Charlotte had had no choice but to inject Majel with the warrior-bots and pray they managed to save her.  They’d battled the nasty biotech weapon effortlessly, but instead of ceasing operation as Charlotte had intended, those tiny units still functioned inside the queen.  To this very day.

Majel hadn’t been sick in years, not even the most minor sniffle.  Basic physical examinations proved she possessed increased strength and mental acuity.  Wonderful side effects, assuredly, but undeniably mutations.  The queen wasn’t exactly—merely—human any longer.

Charlotte couldn’t help but wonder and dread what consequences they might one day pay for meddling with the delicate balance of life, especially once a princess and prince were born.  Could Majel’s children carry a trace of lady-made technology?  Had House Krowe been permanently altered?

Unfortunately, Majel had come to the same dreadful conclusion.  Every time the queen looked at Charlotte, she saw an increased wariness and cold reserve edging away the lingering gratitude.  Someday, Majel would decide to silence the one person who knew her secret.

“I hear it was a trivial matter to reprogram your nanobots to attack alien cells instead of viral as you intended.”  Majel gave a careless little laugh that chilled Charlotte’s blood.  “Your creatures managed to make the Razari even more repulsive!  Before they ever knew a Britannian warship had entered their airspace, they began detonating their crystals to save themselves.  From you, dear Wyre.”

It took a lifetime of manners and breeding to keep her face smooth, but Charlotte’s stomach heaved.  They’d twisted her desire to help and heal into a tool for murder unlike any nightmare she could have ever conceived.

Worse, Majel’s secret could not possibly be so very secure if a third party had used and warped that technology.  Even Charlotte possessed only one last prototype and she kept it under lock and key even from herself. 

Moment by moment, the truth became glaringly obvious.  Only one group was close enough to Britannia and Queen Majel to somehow acquire this secret technology, and also possess enough advanced equipment to alter the nanobot’s programming and replicate it into this sort of weapon.  Of course.  No wonder Majel had been shaken yet so determined to pretend this had been her intent all along.

Only the Military Intelligence and Galactic Sciences division would dare challenge Majel’s authority in this way.  Instrumental in the war against Francia, MIGS had gained considerable power over the years.  Lately, they’d been overstepping their bounds—in the queen’s opinion—by keeping their research secret from the Crown.  If such blatant disregard for her authority became public knowledge, her supreme right as ruler of this great nation would be cast into jeopardy.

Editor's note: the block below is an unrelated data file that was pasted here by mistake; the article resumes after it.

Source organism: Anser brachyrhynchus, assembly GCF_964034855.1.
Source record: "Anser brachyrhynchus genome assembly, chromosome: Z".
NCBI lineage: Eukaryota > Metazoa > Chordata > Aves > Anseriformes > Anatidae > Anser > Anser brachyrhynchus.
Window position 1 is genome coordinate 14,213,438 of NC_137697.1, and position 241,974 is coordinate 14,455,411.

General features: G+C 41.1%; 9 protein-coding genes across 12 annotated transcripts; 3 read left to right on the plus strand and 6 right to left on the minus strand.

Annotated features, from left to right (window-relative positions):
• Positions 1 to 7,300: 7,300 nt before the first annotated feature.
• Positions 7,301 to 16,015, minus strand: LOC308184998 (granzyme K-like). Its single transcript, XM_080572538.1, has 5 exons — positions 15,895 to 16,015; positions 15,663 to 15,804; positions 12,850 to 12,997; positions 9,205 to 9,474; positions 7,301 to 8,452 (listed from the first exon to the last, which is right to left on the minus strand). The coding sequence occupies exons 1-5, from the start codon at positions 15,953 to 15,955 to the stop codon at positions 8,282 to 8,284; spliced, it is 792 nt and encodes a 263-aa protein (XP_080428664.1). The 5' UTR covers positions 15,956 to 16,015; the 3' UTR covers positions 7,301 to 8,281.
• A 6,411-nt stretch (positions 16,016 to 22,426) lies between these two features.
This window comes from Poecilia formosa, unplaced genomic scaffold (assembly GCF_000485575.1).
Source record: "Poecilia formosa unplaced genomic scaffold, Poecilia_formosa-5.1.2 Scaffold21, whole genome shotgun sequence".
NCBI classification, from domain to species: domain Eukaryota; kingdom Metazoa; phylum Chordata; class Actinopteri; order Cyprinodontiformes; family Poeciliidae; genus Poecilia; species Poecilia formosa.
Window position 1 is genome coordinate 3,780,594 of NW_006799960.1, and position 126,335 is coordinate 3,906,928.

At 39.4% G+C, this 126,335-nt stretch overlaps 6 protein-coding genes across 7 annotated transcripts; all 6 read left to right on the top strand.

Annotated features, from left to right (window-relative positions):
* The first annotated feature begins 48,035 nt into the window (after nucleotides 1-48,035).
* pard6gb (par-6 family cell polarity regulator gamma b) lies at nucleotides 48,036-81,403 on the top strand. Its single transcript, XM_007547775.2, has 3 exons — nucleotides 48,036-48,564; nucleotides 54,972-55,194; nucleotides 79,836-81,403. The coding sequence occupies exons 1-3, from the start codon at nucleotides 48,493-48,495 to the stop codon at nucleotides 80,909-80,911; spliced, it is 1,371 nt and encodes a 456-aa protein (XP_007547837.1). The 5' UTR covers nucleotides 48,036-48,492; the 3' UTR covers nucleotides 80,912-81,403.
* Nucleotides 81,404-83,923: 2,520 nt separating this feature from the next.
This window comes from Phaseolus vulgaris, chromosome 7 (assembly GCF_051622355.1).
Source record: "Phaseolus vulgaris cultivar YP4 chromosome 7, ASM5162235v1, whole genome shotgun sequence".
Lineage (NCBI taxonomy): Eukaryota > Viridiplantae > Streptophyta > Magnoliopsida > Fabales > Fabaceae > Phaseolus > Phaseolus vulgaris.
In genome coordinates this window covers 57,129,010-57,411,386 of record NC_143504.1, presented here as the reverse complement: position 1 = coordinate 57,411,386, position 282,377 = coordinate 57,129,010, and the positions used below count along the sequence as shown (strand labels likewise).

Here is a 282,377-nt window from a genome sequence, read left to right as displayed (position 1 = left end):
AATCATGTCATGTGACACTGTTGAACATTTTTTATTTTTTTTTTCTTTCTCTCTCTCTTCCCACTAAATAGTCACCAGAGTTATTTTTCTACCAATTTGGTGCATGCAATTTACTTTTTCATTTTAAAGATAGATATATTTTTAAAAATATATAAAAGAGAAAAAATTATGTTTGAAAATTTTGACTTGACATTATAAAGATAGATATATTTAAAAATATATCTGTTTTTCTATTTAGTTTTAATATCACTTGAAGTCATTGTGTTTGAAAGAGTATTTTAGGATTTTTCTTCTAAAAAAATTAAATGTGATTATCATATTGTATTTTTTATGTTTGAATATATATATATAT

Charlotte gazed back at Majel and knew the knowledge must gleam in her eyes.  As the queen had surely intended, else why had she dropped that little fact about Charlotte’s own technology being used?  She’d never have taken a closer look at the body parts otherwise.  Watching the cold political mask harden on the other woman’s face, Charlotte could almost sense the shifting of the ground beneath her feet, the glide of one pawn to another spot on the board.

I’ve always been a threat to her because I knew her weaknesses.  Now, I’m a liability. With my backing, MIGS could denounce House Krowe and set their own queen on the throne.

Majel turned her attention to the stack of official documents and datapads waiting for her attention.  “That will be all, Wyre.”

After a decade and more in service, Charlotte had been dismissed.  Perhaps not publicly, not yet, but Queen Majel had made her decision.  For all Charlotte knew, her death sentence had already been drafted, awaiting the queen’s final stamp of approval in that very stack of documents.  Thousands of Queen’s Ravens were stationed in House Krowe’s stronghold as well as throughout Londonium.

I might not even make it out of Winsor alive.

4 thoughts on “Friday Snippet: Lady Wyre’s Regret

  1. fantastic!!! Now i’m ready to start the book. *g* Thank you

  2. Thank you, Caroline! Hope you enjoy it!

  3. :happy sigh: Can’t wait for this story.

  4. “There must be some kinda way outta here!” said the Joker to the Thief….

    You might wanna give “All Along the Watchtower” a listen, Sis. It has that kind of “how can this be happening?” feel to it. Plus, hey, it’s Jimi Hendrix. How much better can it get?